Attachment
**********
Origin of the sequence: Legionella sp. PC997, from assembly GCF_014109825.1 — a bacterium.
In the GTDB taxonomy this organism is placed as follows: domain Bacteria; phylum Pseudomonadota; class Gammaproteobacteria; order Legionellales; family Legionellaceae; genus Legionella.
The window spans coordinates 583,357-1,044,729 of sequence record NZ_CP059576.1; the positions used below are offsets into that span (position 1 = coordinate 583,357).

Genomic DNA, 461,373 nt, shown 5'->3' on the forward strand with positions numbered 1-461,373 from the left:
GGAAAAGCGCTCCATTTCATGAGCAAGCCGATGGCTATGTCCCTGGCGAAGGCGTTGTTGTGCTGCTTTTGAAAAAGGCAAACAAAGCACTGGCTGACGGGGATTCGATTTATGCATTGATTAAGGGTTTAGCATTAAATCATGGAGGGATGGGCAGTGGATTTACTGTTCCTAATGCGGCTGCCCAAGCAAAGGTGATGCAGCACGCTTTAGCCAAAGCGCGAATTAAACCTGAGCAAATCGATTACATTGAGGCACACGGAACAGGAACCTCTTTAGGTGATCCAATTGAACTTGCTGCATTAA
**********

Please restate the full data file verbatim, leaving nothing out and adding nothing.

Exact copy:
Origin of the sequence: Legionella sp. PC997, from assembly GCF_014109825.1 — a bacterium.
In the GTDB taxonomy this organism is placed as follows: domain Bacteria; phylum Pseudomonadota; class Gammaproteobacteria; order Legionellales; family Legionellaceae; genus Legionella.
The window spans coordinates 583,357-1,044,729 of sequence record NZ_CP059576.1; the positions used below are offsets into that span (position 1 = coordinate 583,357).

Genomic DNA, 461,373 nt, shown 5'->3' on the forward strand with positions numbered 1-461,373 from the left:
GGAAAAGCGCTCCATTTCATGAGCAAGCCGATGGCTATGTCCCTGGCGAAGGCGTTGTTGTGCTGCTTTTGAAAAAGGCAAACAAAGCACTGGCTGACGGGGATTCGATTTATGCATTGATTAAGGGTTTAGCATTAAATCATGGAGGGATGGGCAGTGGATTTACTGTTCCTAATGCGGCTGCCCAAGCAAAGGTGATGCAGCACGCTTTAGCCAAAGCGCGAATTAAACCTGAGCAAATCGATTACATTGAGGCACACGGAACAGGAACCTCTTTAGGTGATCCAATTGAACTTGCTGCATTAA